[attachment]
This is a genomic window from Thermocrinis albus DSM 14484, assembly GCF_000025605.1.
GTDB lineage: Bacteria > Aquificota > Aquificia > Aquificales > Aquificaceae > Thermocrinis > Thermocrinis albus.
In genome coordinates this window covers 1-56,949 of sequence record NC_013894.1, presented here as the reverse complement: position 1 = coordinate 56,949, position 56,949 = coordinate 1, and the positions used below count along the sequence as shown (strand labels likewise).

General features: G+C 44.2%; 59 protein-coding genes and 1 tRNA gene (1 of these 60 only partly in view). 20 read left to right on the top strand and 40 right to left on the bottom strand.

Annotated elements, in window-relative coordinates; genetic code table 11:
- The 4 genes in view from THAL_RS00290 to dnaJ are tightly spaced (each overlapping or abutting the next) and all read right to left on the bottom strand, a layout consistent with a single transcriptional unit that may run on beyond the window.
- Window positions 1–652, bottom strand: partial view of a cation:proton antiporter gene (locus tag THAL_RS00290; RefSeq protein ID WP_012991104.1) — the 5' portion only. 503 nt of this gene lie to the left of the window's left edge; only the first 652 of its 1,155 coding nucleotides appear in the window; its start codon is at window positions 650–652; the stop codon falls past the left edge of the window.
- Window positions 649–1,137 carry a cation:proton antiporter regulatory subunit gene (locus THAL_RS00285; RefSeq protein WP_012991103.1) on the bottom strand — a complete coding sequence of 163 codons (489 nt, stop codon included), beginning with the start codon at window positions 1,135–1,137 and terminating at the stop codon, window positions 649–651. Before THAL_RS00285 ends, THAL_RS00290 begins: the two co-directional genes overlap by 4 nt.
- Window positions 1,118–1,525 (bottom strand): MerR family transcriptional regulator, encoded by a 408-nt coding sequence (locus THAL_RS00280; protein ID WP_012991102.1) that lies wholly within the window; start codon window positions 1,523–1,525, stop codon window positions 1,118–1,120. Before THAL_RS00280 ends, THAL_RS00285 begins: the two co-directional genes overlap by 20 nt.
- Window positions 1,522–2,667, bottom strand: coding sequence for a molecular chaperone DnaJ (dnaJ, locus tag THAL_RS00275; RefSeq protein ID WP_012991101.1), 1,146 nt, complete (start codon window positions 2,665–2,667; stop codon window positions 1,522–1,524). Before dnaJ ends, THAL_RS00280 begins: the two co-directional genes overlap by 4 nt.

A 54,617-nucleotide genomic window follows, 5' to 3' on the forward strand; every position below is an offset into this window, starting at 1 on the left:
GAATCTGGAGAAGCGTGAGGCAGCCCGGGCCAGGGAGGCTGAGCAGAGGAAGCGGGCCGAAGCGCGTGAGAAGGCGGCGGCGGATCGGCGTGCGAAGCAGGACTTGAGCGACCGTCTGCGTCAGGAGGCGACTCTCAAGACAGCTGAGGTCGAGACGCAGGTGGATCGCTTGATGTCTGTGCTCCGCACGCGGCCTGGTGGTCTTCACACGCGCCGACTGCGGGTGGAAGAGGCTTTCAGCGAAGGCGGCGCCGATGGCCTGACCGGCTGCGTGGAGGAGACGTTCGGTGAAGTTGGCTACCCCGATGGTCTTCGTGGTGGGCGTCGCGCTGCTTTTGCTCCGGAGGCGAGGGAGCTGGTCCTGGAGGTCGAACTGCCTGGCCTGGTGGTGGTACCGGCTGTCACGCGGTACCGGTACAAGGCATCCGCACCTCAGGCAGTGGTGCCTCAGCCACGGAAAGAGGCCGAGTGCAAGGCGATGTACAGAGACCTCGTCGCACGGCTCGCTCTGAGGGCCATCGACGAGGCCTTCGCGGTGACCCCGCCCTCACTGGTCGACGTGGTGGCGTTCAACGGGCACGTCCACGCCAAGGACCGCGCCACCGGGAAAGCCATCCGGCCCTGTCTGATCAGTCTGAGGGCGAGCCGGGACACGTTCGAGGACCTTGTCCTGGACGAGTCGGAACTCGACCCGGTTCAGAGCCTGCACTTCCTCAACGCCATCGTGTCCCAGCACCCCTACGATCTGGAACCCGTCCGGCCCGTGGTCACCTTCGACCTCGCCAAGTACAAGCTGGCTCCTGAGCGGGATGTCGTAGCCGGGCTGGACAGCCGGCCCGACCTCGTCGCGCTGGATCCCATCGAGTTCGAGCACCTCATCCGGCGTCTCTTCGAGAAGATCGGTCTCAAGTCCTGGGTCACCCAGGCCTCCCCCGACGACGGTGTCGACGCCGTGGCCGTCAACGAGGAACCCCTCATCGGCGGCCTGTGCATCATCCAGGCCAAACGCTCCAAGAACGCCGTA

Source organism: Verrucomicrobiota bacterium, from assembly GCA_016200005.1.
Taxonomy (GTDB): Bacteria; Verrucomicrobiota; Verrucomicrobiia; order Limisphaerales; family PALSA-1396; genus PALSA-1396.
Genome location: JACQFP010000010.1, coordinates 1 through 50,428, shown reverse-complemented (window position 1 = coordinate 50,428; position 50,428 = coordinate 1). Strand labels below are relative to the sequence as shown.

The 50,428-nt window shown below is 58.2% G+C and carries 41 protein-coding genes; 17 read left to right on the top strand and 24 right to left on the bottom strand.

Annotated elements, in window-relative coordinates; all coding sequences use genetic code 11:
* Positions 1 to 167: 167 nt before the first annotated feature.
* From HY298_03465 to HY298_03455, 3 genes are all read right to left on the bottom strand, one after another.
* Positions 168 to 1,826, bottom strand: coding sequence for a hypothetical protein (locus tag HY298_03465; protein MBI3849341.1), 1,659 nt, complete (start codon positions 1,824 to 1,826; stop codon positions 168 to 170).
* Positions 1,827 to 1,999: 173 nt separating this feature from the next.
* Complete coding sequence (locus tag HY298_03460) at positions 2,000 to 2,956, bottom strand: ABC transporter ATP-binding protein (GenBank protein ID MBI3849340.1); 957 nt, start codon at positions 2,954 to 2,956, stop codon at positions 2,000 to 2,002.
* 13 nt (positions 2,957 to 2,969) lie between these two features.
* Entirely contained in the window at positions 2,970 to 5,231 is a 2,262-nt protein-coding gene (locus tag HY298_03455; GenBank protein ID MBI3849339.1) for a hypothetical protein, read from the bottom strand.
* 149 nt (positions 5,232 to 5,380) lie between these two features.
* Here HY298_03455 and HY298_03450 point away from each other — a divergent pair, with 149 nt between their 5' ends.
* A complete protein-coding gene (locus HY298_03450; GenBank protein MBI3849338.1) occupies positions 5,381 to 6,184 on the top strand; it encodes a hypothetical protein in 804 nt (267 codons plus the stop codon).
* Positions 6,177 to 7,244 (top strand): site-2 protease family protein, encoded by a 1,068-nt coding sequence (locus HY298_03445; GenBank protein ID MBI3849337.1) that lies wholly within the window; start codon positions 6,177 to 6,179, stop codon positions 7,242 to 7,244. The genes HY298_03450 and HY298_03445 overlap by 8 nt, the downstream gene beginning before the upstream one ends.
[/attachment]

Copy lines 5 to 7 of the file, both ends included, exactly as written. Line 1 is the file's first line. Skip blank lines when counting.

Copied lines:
Annotated elements, in window-relative coordinates; genetic code table 11:
- The 4 genes in view from THAL_RS00290 to dnaJ are tightly spaced (each overlapping or abutting the next) and all read right to left on the bottom strand, a layout consistent with a single transcriptional unit that may run on beyond the window.
- Window positions 1–652, bottom strand: partial view of a cation:proton antiporter gene (locus tag THAL_RS00290; RefSeq protein ID WP_012991104.1) — the 5' portion only. 503 nt of this gene lie to the left of the window's left edge; only the first 652 of its 1,155 coding nucleotides appear in the window; its start codon is at window positions 650–652; the stop codon falls past the left edge of the window.